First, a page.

- Associated Press - Monday, September 27, 2010

BUCHAREST, Romania (AP) — The Romanian government was in an uproar Monday over austerity protests: The interior minister resigned, the opposition demanded the prime minister go as well, and top police officials held emergency talks with the president.

The chaos reflected social fallout from the sharp wage cuts, tax hikes and other austerity measures the government has taken to fight its budget deficit amid a deep recession.

President Traian Basescu’s government has been unable to pay wages and pensions without a 20 billion euro ($26 billion) bailout loan last year from the International Monetary Fund and other lenders, and the IMF is demanding strong action now to trim Romania‘s national debt. His two-party coalition government, which does not hold an absolute majority in the parliament, is further hampered by the need to find consensus on how best to turn around the economy.

Romania‘s turmoil is just one part of Europe’s season of economic discontent. Widespread anti-government, anti-austerity protests also have erupted in France, Britain, Greece, Spain and other nations as governments struggle to balance budgets at a time of lingering economic weakness.

Thousands of public sector workers demonstrated Monday in Slovenia, another Balkan nation, in an open-ended strike to protest plans to freeze their salaries for two years. Last week, an estimated 1 million people marched in France against plans to raise the retirement age to 62.

And austerity-fueled protests continue to roil Greece, which only avoided bankruptcy in May because of a 110 billion euro ($140 billion) rescue package from the IMF and European countries.

Romanians took to the streets of Bucharest, the capital, several times last week in protest, but the government was most shocked when 6,000 police angry over a 25 percent wage cut marched Friday to the presidential palace and threw eggs at it. Some shouted, “Get out, you miserable dog!”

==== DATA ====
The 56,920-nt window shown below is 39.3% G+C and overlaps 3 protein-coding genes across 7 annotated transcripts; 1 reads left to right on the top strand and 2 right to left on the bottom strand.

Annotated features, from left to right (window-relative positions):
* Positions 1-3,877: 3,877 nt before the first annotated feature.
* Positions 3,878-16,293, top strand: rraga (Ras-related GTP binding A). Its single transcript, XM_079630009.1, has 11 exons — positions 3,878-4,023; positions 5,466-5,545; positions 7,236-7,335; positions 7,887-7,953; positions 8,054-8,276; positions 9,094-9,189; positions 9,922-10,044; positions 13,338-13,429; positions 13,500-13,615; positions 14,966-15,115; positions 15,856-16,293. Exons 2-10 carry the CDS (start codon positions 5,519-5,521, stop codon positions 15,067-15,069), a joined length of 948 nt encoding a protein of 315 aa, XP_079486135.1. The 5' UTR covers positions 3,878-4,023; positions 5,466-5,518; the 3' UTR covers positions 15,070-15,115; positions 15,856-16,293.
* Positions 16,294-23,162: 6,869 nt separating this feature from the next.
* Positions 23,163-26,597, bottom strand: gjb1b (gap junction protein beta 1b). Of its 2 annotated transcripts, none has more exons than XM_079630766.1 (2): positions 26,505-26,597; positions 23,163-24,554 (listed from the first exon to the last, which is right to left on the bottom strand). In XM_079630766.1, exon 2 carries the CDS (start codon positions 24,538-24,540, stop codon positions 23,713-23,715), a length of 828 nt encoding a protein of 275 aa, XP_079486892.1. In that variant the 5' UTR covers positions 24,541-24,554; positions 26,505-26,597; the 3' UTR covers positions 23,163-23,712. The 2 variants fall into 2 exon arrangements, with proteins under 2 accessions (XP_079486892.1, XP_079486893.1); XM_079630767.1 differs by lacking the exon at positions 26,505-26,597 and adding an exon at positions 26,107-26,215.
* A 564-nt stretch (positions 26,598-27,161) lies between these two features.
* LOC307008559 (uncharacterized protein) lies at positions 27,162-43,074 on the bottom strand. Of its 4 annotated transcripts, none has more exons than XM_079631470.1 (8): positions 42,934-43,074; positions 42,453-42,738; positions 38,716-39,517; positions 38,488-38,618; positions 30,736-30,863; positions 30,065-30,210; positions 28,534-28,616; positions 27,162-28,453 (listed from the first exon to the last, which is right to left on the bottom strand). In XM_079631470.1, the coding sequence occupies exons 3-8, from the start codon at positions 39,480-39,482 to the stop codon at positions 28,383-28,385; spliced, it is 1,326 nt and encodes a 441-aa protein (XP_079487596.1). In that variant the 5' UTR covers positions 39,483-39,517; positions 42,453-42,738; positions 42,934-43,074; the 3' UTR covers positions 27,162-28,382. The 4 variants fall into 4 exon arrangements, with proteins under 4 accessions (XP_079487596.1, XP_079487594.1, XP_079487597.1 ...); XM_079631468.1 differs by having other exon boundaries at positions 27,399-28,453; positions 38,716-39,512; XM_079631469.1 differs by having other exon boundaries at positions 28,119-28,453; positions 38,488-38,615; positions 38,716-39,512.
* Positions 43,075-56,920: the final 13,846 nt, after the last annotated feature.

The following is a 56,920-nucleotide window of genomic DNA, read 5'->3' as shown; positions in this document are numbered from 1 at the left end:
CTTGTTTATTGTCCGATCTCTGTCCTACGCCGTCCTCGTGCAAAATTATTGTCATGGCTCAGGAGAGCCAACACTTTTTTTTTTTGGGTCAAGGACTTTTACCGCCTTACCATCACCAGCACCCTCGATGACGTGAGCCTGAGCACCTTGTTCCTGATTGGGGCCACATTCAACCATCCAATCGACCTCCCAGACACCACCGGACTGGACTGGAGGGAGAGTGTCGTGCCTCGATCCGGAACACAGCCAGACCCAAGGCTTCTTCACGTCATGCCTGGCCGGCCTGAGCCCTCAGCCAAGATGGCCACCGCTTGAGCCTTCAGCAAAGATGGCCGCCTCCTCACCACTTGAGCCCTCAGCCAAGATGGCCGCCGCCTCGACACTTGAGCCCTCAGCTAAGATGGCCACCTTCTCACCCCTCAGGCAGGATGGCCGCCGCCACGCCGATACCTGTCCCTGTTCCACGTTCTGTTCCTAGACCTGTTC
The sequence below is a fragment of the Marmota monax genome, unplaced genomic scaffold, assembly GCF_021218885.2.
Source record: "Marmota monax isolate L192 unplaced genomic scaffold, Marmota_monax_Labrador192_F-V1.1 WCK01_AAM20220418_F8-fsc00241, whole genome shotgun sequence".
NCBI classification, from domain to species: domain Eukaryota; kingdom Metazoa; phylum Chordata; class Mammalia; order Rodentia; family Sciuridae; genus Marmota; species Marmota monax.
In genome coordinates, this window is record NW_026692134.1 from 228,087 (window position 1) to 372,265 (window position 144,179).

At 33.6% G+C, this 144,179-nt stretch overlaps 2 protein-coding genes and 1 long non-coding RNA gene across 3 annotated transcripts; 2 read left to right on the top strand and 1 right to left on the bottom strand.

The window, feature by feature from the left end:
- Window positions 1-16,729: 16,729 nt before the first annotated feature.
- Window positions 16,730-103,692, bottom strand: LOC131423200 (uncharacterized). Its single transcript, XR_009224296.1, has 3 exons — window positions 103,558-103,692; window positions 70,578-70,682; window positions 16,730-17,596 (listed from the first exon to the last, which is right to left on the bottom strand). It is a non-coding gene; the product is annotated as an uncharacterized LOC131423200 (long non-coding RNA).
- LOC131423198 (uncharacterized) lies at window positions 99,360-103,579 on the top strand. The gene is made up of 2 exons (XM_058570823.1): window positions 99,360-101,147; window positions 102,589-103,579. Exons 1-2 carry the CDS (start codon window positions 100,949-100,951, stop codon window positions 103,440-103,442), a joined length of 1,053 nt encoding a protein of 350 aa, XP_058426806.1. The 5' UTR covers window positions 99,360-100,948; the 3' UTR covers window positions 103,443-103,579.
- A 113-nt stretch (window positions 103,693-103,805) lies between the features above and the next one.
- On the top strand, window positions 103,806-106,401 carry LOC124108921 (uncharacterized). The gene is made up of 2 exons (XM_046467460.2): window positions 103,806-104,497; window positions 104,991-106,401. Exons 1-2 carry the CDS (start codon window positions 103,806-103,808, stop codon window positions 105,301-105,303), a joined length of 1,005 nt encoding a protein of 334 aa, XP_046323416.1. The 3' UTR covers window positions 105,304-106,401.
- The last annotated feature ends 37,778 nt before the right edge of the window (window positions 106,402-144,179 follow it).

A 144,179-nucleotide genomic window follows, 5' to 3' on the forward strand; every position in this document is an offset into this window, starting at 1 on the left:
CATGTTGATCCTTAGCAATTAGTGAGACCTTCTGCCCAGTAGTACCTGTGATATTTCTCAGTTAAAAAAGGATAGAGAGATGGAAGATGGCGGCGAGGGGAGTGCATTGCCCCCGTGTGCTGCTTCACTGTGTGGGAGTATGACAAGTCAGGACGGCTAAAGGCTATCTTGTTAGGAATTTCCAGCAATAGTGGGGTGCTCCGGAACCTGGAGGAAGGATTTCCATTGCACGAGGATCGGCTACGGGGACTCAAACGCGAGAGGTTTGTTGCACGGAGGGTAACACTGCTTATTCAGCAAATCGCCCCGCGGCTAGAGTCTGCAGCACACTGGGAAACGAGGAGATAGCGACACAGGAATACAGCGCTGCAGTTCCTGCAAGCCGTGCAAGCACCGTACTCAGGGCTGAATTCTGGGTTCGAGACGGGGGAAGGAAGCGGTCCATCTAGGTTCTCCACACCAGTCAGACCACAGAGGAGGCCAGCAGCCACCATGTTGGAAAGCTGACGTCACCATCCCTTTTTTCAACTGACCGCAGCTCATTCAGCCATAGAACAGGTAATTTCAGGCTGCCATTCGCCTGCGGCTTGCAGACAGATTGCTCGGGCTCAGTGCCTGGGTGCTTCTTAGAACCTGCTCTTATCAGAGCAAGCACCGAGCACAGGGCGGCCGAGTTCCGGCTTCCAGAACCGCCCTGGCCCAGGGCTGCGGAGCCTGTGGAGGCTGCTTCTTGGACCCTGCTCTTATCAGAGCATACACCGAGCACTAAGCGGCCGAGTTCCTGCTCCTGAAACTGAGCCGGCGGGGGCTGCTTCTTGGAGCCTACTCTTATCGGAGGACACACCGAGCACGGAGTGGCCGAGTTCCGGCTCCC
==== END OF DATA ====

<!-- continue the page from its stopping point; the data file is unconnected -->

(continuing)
On Monday, Interior Minister Vasile Blaga said the protesting officers had staged an illegal action and “forgot the oath they swore” when they earned their badges. Mr. Blaga, a close ally of the president, resigned, calling the move “one of honor.”

Traian Igas, a little-known lawmaker from the Democratic Liberals, the dominant government party, was to be sworn in Monday evening as his replacement.

Crin Antonescu of the opposition Liberal Party, meanwhile, called on Prime Minister Emil Boc to resign along with Mr. Blaga.

Mr. Blaga, Romania‘s top police chief and the head of its anti-riot police all held an emergency meeting with Mr. Basescu on Monday. There was no immediate word on the substance of the talks.

The Romanian president previously dismissed his police protection, saying Friday’s protest had undermined state authority. Mr. Boc followed suit. Both now are relying instead on security paid for by the presidential budget, one of the few areas of government not cut.

More anti-austerity protests, organized by two large trade unions, are expected Tuesday in the capital. Thousands of medical workers, employees of Romania‘s national railway and others are expected to march.

Romania‘s main opposition, the leftist Social Democratic Party, appears happy now to be out of power as economic hardship hurts the popularity of the ruling Democratic Liberals — and may even be using its traditional influence with labor unions to foment unrest.

Bucharest Mayor Sorin Oprescu, who does not belong to any party but is a Basescu critic, insisted Friday’s “spontaneous” march by police was legal and organizers could not be fined because there was no violence.

Amid the uproar there were lighter moments. Television cameras captured the president driving himself to work, puffing on a cigarette and speaking on his mobile phone in his Dacia Logan, a boxy, no-frills Romanian-manufactured car. Stuck in traffic like any regular commuter, Mr. Basescu joked with reporters.

It is rare for Romanian television to show the president smoking, and it is against the law to be on a phone while driving — although the rule is widely ignored by Romanians of all stripes.

Associated Press writer George Jahn contributed to this report from Vienna, Austria.